The Songs of a Sentimental Bloke was the first of CJ Dennis's "verse novels" and
introduced the Sentimental Bloke, Doreen and Ginger Mick. Lavishly illustrated by Hal Gye
(whose larrikin cherubs will be forever linked with The Bloke) it was first published in 1915
by Angus & Robertson of Sydney, with an introduction from Henry Lawson. A Pocket edition for
the Trenches was issued in 1916, and an American edition titled Doreen and the Sentimental
Bloke was published in the same year. Many further impressions of the book were printed
over the years. The cover illustration above is from the 1985 printing of the 1981 edition.
I must admit to a bit of confusion with this book's title. My second edition of the book (which
has no dustjacket unfortunately) list the title as The Songs of a Sentimental Bloke on the
title page but as The Sentimental Bloke on the spine. I don't get too pedantic about
this and feel that either title will suffice. Most people would refer to the book as The
Sentimental Bloke anyway.
"Within eighteen months of its first publication in 1915, The Songs of a Sentimental
Bloke had sold 66,000 copies and Dennis had captured the imagination of a nation. So too
had Hal Gye, whose larrikin-cherubs were, and still are, accepted as the proper embodiment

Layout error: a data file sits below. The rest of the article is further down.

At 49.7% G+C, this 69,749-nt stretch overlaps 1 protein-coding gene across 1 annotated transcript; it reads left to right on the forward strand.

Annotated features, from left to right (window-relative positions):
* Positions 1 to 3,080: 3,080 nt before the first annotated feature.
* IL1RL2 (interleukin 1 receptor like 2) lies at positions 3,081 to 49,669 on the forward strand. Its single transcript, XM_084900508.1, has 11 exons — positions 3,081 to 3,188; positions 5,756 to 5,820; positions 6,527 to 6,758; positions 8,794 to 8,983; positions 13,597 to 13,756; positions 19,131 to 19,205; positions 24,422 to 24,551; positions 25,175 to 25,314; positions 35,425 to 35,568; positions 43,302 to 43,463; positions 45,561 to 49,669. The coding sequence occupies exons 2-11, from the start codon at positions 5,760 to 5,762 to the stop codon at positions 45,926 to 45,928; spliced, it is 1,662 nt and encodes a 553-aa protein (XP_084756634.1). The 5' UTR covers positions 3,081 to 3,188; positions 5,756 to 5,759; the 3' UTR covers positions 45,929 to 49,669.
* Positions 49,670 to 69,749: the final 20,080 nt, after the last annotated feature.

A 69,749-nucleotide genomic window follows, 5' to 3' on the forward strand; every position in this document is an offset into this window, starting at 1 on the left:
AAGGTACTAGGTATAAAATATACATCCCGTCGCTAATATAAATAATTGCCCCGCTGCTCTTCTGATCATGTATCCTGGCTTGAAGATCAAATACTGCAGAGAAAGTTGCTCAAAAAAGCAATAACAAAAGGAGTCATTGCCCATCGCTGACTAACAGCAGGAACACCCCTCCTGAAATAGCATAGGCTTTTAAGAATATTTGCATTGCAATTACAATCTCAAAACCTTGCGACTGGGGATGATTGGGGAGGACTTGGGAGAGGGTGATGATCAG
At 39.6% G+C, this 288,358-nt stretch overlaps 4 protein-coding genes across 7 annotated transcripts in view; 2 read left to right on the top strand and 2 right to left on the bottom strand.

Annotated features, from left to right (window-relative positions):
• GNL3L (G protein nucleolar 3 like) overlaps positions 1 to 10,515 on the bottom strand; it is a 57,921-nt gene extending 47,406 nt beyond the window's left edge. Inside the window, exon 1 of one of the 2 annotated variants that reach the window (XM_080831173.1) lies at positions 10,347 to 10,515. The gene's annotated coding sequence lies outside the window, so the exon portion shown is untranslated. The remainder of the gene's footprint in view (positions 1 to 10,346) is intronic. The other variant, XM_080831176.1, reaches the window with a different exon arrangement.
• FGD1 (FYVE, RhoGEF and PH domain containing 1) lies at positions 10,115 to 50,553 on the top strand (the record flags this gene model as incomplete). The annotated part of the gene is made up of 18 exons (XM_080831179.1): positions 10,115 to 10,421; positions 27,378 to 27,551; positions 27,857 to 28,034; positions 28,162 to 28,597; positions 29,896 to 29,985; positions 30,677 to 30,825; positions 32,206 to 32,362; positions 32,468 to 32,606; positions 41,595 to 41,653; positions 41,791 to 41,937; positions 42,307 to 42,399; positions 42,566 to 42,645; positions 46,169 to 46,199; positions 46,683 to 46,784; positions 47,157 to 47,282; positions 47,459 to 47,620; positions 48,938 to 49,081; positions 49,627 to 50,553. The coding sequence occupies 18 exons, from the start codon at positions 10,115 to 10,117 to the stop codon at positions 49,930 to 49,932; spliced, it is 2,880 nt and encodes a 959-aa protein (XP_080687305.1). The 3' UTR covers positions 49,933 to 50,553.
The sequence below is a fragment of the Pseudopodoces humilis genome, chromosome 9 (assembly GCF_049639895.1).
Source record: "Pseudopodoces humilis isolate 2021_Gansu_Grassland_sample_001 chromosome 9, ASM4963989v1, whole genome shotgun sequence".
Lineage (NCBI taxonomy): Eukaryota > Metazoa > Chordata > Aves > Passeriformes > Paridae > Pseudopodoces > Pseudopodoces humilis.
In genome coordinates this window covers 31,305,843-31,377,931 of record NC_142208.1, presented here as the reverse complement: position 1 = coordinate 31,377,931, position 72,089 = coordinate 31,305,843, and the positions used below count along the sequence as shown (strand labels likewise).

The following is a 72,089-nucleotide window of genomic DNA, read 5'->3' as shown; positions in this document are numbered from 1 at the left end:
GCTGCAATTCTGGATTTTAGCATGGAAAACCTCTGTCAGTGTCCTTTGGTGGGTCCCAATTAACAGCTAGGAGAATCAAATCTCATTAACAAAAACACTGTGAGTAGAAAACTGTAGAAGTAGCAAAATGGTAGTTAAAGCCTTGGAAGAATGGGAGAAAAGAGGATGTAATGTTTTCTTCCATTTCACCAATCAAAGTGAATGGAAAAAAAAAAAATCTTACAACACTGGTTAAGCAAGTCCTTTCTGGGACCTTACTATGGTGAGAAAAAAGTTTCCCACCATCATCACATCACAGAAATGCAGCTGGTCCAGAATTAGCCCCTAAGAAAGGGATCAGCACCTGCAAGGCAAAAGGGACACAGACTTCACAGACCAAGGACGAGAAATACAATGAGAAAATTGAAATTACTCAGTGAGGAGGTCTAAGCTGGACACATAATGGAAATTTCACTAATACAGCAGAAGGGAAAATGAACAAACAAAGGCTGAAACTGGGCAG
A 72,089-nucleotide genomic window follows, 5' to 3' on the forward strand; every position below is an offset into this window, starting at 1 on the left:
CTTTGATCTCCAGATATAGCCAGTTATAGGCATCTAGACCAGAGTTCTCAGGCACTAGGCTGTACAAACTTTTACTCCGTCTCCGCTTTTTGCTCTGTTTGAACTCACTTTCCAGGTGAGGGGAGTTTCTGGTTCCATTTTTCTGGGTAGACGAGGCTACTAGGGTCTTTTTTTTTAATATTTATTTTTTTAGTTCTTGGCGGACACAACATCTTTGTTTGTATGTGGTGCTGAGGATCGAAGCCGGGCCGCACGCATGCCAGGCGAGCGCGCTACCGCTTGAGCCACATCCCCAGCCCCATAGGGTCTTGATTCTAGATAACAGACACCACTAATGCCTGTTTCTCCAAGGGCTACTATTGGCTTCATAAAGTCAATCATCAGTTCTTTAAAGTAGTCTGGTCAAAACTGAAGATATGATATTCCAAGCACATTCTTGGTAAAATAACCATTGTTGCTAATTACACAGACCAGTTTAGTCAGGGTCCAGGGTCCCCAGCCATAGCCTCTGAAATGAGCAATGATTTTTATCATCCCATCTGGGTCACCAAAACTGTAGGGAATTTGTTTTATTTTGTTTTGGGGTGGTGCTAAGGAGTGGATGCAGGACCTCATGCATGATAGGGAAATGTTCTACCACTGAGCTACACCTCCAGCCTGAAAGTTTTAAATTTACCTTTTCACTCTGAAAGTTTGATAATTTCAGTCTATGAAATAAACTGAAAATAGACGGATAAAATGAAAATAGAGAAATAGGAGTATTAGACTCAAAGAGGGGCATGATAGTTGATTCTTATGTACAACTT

of The Bloke and his Doreen.
"It is therefore with great pleasure that Angus & Robertson present this edition with six colour
plates, a new colour cover, frontispiece and title page - all prepared by Hal Gye but never
before presented in book form. Recently unearthed, the plates appear to have been prepared as
decorations for calendars in 1919.
"All bring a new dimension to The Bloke, Doreen, The Stror 'at Coot and Mar - those naked, winged
cherubs of immense charm and invention which enliven Dennis's salty and heart-warming verse."
From the Angus & Robertson hardback edition, 1985.
In addition to the above you can read the following poems written by "The Sentimental Bloke":
"I Dips Me Lid"
The Bulletin in December 1915, published a short
Note regarding the
origins of The Sentimental Bloke, and the Herald offered some
into how Dennis came to include the incident described in "The Play".
You can read the following letters relating to the editing and publication of this book:
CJD to George Robertson: 1915.03.23 with his first proposal for publication.
CJD to George Robertson: 1915.04.08